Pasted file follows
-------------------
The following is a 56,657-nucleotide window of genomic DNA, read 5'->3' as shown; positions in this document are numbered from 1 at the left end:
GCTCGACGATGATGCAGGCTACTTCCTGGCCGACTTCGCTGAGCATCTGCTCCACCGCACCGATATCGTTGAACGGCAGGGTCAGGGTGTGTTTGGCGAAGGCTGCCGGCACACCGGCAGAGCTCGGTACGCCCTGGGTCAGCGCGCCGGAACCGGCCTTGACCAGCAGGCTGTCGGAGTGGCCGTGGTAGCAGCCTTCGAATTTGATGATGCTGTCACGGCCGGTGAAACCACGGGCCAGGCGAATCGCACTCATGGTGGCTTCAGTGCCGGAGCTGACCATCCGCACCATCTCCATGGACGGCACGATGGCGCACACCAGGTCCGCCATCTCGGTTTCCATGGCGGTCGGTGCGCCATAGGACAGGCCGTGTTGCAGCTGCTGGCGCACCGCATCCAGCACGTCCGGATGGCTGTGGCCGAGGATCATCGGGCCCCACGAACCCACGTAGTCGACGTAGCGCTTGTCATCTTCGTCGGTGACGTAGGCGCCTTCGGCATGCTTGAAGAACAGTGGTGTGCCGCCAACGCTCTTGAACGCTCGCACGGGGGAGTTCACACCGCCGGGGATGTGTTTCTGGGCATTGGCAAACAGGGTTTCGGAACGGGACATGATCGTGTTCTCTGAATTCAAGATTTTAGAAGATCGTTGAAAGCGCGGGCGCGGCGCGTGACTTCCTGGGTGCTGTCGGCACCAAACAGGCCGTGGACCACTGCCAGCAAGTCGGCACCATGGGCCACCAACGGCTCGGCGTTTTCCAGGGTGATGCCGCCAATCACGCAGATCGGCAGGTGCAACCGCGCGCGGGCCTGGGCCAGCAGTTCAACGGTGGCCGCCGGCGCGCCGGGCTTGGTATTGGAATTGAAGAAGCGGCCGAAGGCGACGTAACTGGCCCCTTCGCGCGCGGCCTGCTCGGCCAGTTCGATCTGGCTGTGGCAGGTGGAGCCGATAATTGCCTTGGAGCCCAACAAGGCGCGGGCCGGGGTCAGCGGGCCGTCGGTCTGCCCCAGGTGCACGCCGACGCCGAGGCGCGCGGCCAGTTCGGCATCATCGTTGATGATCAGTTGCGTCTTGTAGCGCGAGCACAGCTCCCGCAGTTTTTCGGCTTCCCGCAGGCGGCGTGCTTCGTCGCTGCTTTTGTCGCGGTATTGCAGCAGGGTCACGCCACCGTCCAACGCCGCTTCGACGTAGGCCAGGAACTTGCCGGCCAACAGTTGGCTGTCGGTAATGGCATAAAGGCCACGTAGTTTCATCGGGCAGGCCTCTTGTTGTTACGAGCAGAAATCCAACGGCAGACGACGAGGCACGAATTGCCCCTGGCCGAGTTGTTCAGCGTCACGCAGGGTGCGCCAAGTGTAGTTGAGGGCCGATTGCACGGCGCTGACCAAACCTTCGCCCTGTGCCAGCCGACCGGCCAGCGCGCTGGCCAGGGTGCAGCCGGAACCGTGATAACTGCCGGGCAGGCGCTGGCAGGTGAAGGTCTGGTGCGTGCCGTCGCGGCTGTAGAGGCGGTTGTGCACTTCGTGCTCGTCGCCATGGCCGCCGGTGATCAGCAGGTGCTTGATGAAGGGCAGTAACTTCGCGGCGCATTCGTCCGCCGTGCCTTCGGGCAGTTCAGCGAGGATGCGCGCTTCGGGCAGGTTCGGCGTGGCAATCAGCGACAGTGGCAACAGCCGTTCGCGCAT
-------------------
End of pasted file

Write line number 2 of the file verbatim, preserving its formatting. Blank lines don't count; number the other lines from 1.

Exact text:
GCTCGACGATGATGCAGGCTACTTCCTGGCCGACTTCGCTGAGCATCTGCTCCACCGCACCGATATCGTTGAACGGCAGGGTCAGGGTGTGTTTGGCGAAGGCTGCCGGCACACCGGCAGAGCTCGGTACGCCCTGGGTCAGCGCGCCGGAACCGGCCTTGACCAGCAGGCTGTCGGAGTGGCCGTGGTAGCAGCCTTCGAATTTGATGATGCTGTCACGGCCGGTGAAACCACGGGCCAGGCGAATCGCACTCATGGTGGCTTCAGTGCCGGAGCTGACCATCCGCACCATCTCCATGGACGGCACGATGGCGCACACCAGGTCCGCCATCTCGGTTTCCATGGCGGTCGGTGCGCCATAGGACAGGCCGTGTTGCAGCTGCTGGCGCACCGCATCCAGCACGTCCGGATGGCTGTGGCCGAGGATCATCGGGCCCCACGAACCCACGTAGTCGACGTAGCGCTTGTCATCTTCGTCGGTGACGTAGGCGCCTTCGGCATGCTTGAAGAACAGTGGTGTGCCGCCAACGCTCTTGAACGCTCGCACGGGGGAGTTCACACCGCCGGGGATGTGTTTCTGGGCATTGGCAAACAGGGTTTCGGAACGGGACATGATCGTGTTCTCTGAATTCAAGATTTTAGAAGATCGTTGAAAGCGCGGGCGCGGCGCGTGACTTCCTGGGTGCTGTCGGCACCAAACAGGCCGTGGACCACTGCCAGCAAGTCGGCACCATGGGCCACCAACGGCTCGGCGTTTTCCAGGGTGATGCCGCCAATCACGCAGATCGGCAGGTGCAACCGCGCGCGGGCCTGGGCCAGCAGTTCAACGGTGGCCGCCGGCGCGCCGGGCTTGGTATTGGAATTGAAGAAGCGGCCGAAGGCGACGTAACTGGCCCCTTCGCGCGCGGCCTGCTCGGCCAGTTCGATCTGGCTGTGGCAGGTGGAGCCGATAATTGCCTTGGAGCCCAACAAGGCGCGGGCCGGGGTCAGCGGGCCGTCGGTCTGCCCCAGGTGCACGCCGACGCCGAGGCGCGCGGCCAGTTCGGCATCATCGTTGATGATCAGTTGCGTCTTGTAGCGCGAGCACAGCTCCCGCAGTTTTTCGGCTTCCCGCAGGCGGCGTGCTTCGTCGCTGCTTTTGTCGCGGTATTGCAGCAGGGTCACGCCACCGTCCAACGCCGCTTCGACGTAGGCCAGGAACTTGCCGGCCAACAGTTGGCTGTCGGTAATGGCATAAAGGCCACGTAGTTTCATCGGGCAGGCCTCTTGTTGTTACGAGCAGAAATCCAACGGCAGACGACGAGGCACGAATTGCCCCTGGCCGAGTTGTTCAGCGTCACGCAGGGTGCGCCAAGTGTAGTTGAGGGCCGATTGCACGGCGCTGACCAAACCTTCGCCCTGTGCCAGCCGACCGGCCAGCGCGCTGGCCAGGGTGCAGCCGGAACCGTGATAACTGCCGGGCAGGCGCTGGCAGGTGAAGGTCTGGTGCGTGCCGTCGCGGCTGTAGAGGCGGTTGTGCACTTCGTGCTCGTCGCCATGGCCGCCGGTGATCAGCAGGTGCTTGATGAAGGGCAGTAACTTCGCGGCGCATTCGTCCGCCGTGCCTTCGGGCAGTTCAGCGAGGATGCGCGCTTCGGGCAGGTTCGGCGTGGCAATCAGCGACAGTGGCAACAGCCGTTCGCGCAT